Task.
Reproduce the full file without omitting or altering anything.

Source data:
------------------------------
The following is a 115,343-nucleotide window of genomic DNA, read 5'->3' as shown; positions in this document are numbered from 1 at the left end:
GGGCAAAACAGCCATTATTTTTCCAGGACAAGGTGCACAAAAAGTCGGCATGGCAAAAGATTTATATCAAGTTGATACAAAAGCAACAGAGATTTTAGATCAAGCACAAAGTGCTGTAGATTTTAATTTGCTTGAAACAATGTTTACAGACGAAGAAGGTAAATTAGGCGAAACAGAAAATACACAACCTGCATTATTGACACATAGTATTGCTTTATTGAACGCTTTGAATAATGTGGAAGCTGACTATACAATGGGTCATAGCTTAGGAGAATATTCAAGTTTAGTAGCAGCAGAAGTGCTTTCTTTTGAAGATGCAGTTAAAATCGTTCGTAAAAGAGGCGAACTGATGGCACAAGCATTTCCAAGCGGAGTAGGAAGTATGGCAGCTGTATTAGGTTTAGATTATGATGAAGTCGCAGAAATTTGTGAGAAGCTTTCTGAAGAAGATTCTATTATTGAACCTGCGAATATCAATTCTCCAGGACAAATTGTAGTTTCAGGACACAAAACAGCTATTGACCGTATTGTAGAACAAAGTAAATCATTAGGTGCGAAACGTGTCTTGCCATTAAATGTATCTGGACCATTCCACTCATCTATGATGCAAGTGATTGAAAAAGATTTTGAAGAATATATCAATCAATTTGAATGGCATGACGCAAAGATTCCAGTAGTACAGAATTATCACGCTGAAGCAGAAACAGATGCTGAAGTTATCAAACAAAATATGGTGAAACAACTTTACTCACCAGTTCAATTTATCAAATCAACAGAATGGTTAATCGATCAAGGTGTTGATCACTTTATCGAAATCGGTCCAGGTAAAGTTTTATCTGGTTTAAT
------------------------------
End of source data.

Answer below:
The following is a 115,343-nucleotide window of genomic DNA, read 5'->3' as shown; positions in this document are numbered from 1 at the left end:
GGGCAAAACAGCCATTATTTTTCCAGGACAAGGTGCACAAAAAGTCGGCATGGCAAAAGATTTATATCAAGTTGATACAAAAGCAACAGAGATTTTAGATCAAGCACAAAGTGCTGTAGATTTTAATTTGCTTGAAACAATGTTTACAGACGAAGAAGGTAAATTAGGCGAAACAGAAAATACACAACCTGCATTATTGACACATAGTATTGCTTTATTGAACGCTTTGAATAATGTGGAAGCTGACTATACAATGGGTCATAGCTTAGGAGAATATTCAAGTTTAGTAGCAGCAGAAGTGCTTTCTTTTGAAGATGCAGTTAAAATCGTTCGTAAAAGAGGCGAACTGATGGCACAAGCATTTCCAAGCGGAGTAGGAAGTATGGCAGCTGTATTAGGTTTAGATTATGATGAAGTCGCAGAAATTTGTGAGAAGCTTTCTGAAGAAGATTCTATTATTGAACCTGCGAATATCAATTCTCCAGGACAAATTGTAGTTTCAGGACACAAAACAGCTATTGACCGTATTGTAGAACAAAGTAAATCATTAGGTGCGAAACGTGTCTTGCCATTAAATGTATCTGGACCATTCCACTCATCTATGATGCAAGTGATTGAAAAAGATTTTGAAGAATATATCAATCAATTTGAATGGCATGACGCAAAGATTCCAGTAGTACAGAATTATCACGCTGAAGCAGAAACAGATGCTGAAGTTATCAAACAAAATATGGTGAAACAACTTTACTCACCAGTTCAATTTATCAAATCAACAGAATGGTTAATCGATCAAGGTGTTGATCACTTTATCGAAATCGGTCCAGGTAAAGTTTTATCTGGTTTAAT